Not long ago on a weekday afternoon one of America's radio celebrities was walking through the streets of lower Manhattan. The sidewalks of New York, always full of hurry and bustle at that time of the day, were completely deserted. His curiosity aroused, he asked a lone passer-by what was wrong. The stranger informed him that it was the Jewish Day of Atonement. That explained it all, for on that day the Jewish people throng the synagogues and temples to pour out their hearts in prayers of contrition, because they believe that their destiny for the ensuing year is unalterably decreed and sealed on Yom Kippur.
In order to earn a favorable decision pious Jews offer penitential prayers, called Slichot, for a whole month prior to the Day of Atonement. Ten days before Yom Kippur, on the afternoon of the first day of Rosh Hashanna, or new year, Orthodox Jews repair to the bank of a river or stream, and turning their pockets inside out, "throw" their sins into the water. This traditional ceremony is called Tashlich —from the Hebrew Shalach, to throw away—. and is based on Micah 7:18-20, where the Lord promises to cast the sins of His people into the depths of the sea.
The Sacrifice of the Fowl (Kapparot)
Jews today, for the most part, are wholly ignorant of the perfect atonement for sins that was made by Jesus on Calvary's cross. Sensing intuitively the need of a propitiatory sacrifice, the rabbis have introduced the custom of offering a fowl on the eve of the Day of Atonement—a rooster for the male and a hen for the female—as the sinner's substitute. This ceremony is called Kapparot, from the Hebrew word Kapparah, meaning atonement. After the recitation of certain scriptures the fowl is swung by the worshiper three times over his head as he repeats the following words in Hebrew:
"This is my substitute, this is my vicarious offering, this is my atonement. This cock for hen] shall meet death, but I shall find a long and pleasant life of peace!"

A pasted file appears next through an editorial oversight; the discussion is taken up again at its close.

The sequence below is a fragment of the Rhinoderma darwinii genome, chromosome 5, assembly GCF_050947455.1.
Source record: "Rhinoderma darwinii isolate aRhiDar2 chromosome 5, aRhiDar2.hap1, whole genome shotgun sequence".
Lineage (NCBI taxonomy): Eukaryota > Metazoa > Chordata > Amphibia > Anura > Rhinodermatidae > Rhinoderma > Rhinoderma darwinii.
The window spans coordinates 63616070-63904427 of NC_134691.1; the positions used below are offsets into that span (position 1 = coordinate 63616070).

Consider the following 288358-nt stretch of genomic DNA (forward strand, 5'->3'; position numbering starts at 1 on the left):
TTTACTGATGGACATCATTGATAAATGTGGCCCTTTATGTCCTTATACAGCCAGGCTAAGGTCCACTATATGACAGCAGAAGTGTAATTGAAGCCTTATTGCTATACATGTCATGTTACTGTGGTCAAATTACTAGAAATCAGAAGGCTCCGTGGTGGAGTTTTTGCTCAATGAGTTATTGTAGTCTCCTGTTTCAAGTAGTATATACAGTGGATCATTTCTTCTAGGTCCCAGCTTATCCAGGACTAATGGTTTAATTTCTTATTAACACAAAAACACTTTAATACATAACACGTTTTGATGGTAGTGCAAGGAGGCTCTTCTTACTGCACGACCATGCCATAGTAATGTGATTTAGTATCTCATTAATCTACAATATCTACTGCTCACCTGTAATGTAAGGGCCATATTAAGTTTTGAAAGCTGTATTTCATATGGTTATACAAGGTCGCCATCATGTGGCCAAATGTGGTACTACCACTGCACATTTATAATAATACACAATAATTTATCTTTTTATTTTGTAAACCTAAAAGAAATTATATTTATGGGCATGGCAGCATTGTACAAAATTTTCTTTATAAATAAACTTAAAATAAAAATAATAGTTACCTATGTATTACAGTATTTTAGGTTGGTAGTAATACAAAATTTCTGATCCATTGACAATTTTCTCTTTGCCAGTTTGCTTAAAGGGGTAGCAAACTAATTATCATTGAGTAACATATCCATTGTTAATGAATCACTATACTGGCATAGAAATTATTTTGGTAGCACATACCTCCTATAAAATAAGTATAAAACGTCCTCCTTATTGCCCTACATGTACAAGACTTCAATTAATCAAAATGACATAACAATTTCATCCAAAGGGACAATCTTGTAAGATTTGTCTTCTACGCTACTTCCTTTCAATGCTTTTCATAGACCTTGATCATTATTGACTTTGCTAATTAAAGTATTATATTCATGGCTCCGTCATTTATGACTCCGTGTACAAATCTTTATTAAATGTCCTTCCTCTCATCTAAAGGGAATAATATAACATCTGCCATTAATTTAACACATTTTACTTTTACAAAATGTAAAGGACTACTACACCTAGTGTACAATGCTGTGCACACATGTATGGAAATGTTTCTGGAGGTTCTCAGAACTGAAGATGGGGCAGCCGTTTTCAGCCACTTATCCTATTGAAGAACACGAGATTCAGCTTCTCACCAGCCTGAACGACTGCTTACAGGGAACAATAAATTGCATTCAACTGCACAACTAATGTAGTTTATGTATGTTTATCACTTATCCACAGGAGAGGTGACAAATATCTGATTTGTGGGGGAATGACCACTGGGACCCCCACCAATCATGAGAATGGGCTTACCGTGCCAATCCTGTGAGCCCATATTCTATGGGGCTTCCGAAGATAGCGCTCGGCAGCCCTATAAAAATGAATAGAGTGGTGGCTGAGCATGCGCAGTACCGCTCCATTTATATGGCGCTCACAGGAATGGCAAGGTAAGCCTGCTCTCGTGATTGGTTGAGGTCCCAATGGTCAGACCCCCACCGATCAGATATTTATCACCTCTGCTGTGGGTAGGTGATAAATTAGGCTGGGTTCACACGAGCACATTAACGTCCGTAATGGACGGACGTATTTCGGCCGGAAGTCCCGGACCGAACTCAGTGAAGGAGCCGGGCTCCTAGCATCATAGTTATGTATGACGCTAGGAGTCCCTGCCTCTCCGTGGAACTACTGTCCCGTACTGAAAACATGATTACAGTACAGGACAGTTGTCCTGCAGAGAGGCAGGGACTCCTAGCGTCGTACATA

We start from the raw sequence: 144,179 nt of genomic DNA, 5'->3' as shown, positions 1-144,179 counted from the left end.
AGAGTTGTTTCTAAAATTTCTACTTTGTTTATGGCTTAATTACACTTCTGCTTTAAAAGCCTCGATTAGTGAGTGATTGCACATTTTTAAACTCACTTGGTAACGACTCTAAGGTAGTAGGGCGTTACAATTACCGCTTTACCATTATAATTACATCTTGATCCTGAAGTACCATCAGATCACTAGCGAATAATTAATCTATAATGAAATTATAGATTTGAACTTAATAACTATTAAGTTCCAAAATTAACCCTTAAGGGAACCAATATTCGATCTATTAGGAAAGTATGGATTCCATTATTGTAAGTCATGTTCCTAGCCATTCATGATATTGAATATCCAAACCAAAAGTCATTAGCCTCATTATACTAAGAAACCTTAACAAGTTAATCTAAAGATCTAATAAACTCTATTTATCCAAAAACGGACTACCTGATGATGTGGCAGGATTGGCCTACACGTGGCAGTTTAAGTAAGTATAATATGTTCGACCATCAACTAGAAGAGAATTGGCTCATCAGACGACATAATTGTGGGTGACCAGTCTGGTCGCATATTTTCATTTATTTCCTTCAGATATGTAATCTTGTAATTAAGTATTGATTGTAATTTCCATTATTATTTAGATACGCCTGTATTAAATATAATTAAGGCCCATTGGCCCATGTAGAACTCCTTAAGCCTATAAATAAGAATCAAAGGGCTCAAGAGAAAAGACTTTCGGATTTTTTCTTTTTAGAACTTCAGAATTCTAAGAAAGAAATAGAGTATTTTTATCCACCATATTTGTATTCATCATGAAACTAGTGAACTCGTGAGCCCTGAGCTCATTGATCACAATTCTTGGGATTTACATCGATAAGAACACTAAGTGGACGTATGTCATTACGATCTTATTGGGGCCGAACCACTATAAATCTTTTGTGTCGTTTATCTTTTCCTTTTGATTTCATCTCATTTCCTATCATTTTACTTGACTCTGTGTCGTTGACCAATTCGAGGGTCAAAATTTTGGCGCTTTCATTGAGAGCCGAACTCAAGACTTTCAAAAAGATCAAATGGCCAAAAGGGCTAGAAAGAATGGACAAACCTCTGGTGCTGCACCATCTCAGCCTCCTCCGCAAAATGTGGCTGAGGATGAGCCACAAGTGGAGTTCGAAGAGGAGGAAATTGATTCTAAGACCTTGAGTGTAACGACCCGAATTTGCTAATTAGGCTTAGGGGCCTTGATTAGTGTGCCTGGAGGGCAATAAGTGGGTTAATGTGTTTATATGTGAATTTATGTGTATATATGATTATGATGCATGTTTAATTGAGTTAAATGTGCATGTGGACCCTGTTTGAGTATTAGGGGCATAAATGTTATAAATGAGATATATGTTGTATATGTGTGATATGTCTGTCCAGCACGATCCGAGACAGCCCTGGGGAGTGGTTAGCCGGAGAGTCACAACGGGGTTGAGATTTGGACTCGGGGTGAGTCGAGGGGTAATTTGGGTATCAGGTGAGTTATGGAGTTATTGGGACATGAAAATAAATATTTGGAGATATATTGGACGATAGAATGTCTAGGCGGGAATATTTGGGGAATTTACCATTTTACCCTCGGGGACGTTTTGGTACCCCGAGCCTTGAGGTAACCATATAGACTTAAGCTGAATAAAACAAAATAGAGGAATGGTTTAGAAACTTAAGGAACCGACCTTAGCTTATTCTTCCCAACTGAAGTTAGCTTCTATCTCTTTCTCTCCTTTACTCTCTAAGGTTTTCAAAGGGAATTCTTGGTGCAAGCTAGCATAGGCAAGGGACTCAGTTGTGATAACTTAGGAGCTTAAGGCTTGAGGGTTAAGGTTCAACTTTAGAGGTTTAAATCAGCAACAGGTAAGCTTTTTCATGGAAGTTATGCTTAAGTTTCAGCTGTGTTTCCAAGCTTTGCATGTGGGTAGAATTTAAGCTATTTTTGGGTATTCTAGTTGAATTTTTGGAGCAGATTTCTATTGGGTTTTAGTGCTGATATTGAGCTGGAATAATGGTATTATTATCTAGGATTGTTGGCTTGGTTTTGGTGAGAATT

The fowl is then slaughtered and it, or its equivalent in money, is given to the poor. In former years certain strict sects of Jews submitted to thirty-nine stripes, called Malkut, on the eve of Yom Kippur, as a means of atoning for their sins.
Day of Atonement Prayers
The prayers of the Day of Atonement are voluminous, filling a good-sized book. The burden of these petitions is confession, repentance, and judgment. Indeed, Jews regard Yom Kippur as symbolic of the great judgment day, as is evident from one of the most solemn prayers offered on that day, known as Une-tanneh Tokef, from which we quote in part, translated from the Hebrew:
"The great Shofar [trumpet] is sounded; the still small voice is heard; the angels are dismayed; fear and trembling seize hold upon them and they say: Behold the Day of Judgment that is to judge all the host on high, for [even] they shall not be accounted worthy in Thy sight in the Judgment. All who enter the world dost Thou cause to pass before Thee like a flock of sheep, and as a shepherd examines his flock as it passes under his rod, so dost Thou number each soul . . . and decreest their destiny."